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Treasury Finally Gives Much-Anticipated Tax Shelter Guidance For Wealthy Investors

By Miriam Rozen April 22, 2019

Anticipation ended last week for financial advisors aching for more regulatory clues from the U.S. Treasury Department about the tax-sheltering Opportunity Zone program.

On Thursday, Treasury officials issued 169 pages of new guidance about the program. So, as much of the nation waited for the release of the 400-page redacted Mueller report, financial advisors, lawyers and accountants pored over the newly-proposed Opportunity Zone regulations.

The newly-proposed rules translate into more clarity and more flexibility for investors in the Opportunity Zones, particularly those seeking stakes in operating businesses, and not just real estate.

Opportunity Zones entered the investment world’s lexicon with the passage of the Tax Cuts and Jobs Act of 2017. With that legislation, Congress identified capital gains tax relief as a way to induce investment into long-neglected U.S. neighborhoods.

Ultimately, the Treasury approved some 8,700 census tracts located in all 50 states as economically disadvantaged enough to be eligible for Opportunity Zone investments.

With the program, investors may be able to defer capital gains taxes — and even avoid some entirely — if they use recently-realized capital gains to buy stakes for the long haul in the designated communities.

To achieve the maximum tax benefits, investors are required to make a 10-year commitment, and to receive maximum tax-sheltering benefits investors must purchase their stakes by a December 2019 deadline.

The newly-proposed rules make the program attractive not just to investors purchasing real estate assets, but also to those acquiring stakes in operating businesses. The previously proposed Treasury rules for operating business investments had been off-putting and vague.

The Treasury’s newly-proposed rules will be game-changers for many investors and their financial advisors. The guidance “brings added regulatory clarity for investors, fund managers and others seeking to bring much-needed equity capital to operating and real estate businesses in OZs,” concludes Michael Novogradac, a managing partner and CPA of Novogradac, a professional services organization that had focused on Opportunity Zones. “The biggest takeaway is that the guidance addresses gating issues that were limiting OZ-incented investment in operating businesses,” Novogradac says.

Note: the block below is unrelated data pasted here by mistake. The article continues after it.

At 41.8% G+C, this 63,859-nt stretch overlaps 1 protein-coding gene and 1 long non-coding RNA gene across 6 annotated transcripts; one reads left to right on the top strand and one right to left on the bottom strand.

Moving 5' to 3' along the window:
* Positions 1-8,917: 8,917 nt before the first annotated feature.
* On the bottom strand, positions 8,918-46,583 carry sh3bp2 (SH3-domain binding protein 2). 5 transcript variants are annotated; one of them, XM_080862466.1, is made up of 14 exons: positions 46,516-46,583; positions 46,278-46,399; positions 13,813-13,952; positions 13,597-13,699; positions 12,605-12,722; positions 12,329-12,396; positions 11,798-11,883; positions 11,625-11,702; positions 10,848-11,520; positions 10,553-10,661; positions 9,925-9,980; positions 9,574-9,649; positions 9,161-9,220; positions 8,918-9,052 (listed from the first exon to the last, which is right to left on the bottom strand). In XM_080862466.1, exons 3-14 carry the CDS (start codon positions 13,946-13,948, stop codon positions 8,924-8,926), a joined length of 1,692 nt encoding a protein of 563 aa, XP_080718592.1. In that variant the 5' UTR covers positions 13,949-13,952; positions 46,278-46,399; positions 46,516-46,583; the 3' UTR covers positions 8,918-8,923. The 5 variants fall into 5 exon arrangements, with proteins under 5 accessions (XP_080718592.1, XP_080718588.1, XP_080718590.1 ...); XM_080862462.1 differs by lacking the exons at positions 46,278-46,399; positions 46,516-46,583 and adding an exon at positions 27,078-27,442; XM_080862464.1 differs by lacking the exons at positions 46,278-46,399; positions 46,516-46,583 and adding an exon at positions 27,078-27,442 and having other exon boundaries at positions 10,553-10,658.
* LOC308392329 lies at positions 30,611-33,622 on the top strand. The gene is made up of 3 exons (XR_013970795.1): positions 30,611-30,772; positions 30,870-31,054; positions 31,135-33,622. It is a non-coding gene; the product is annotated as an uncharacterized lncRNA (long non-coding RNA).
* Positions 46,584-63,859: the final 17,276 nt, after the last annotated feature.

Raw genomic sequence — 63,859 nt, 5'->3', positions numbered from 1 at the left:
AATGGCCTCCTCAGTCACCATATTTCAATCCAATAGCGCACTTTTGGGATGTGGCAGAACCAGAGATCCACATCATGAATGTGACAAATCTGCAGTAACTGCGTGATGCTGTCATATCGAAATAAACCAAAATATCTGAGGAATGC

Specifically, Treasury officials adjusted and broadened the options of how operating businesses in the zones could qualify investors for the tax shelters, Novogradac writes. The previously-proposed set of regulations stipulated as qualifying only operating businesses generating at least 50% of their gross income from trade or business in the zone.

But the newly-proposed rules specify several options to meet the 50% requirement.

The operating businesses qualify investors for the tax shelter if half of the products sold, or services performed for customers or clients, are generated in the zone — with either employees’ hours or wages as the measuring criterion. (Independent contractors’ compensation also counts.)

Alternatively, investors also qualify for the tax breaks if the operating businesses have tangible property in the zone, or management and operational functions take place in the zone, and either of those generate 50% of the company’s gross income.

“Now we have a bunch of regulations and actually know what this means,” says Neil Faden, a law partner at Manatt, Phelps & Phillips in New York, who has helped organize Opportunity Zone funds and has counseled investors eyeing the zones.

The new rules allow qualified Opportunity Zone funds that own operating businesses to hold away cash “working capital” for 12 months, without losing the tax benefits, Faden says. Otherwise, the rules require 90% of a fund’s assets be invested in zone-located operating business or real estate.

The newly-proposed rules also give operating business the flexibility to lease property, which will help them avoid capital inefficiencies, Faden says.

For both investors in real estate and operating businesses, the Treasury clarified what happens if they die before the end of the 10-year required investment period for the full tax benefits, both Faden notes. The good news: Their heirs continue to eligible for the capital gain tax exemptions.

But don’t expect any sudden new strategies to surface because of the Treasury guidance at Wells Fargo Advisors’ parent bank’s ultra-high-net-worth advisory unit, Abbot Downing.

“Nothing changes our strategy of what we offer clients,” Lisa Featherngill, head of legacy and wealth planning for Abbot Downing, writes in an email after she read through the proposed new rules. In part that’s because the Treasury’s proposals were ones “we anticipated,” Featherngill writes.

As FA-IQ previously reported, UBS and Morgan Stanley have added private placement Opportunity Zone funds to their roster of investment products available to clients. Bank of America’s Global Wealth & Investment Management unit and Abbot Downing are also preparing to add such funds.

The Treasury has not completed its rulemaking at this stage. It will accept comments on its guidance for the next 60 days and has scheduled a public hearing on July 9 for the newly-proposed rules. It also is expected to issue additional guidance, perhaps before then.

“There remain questions and there will new ones,” Faden says.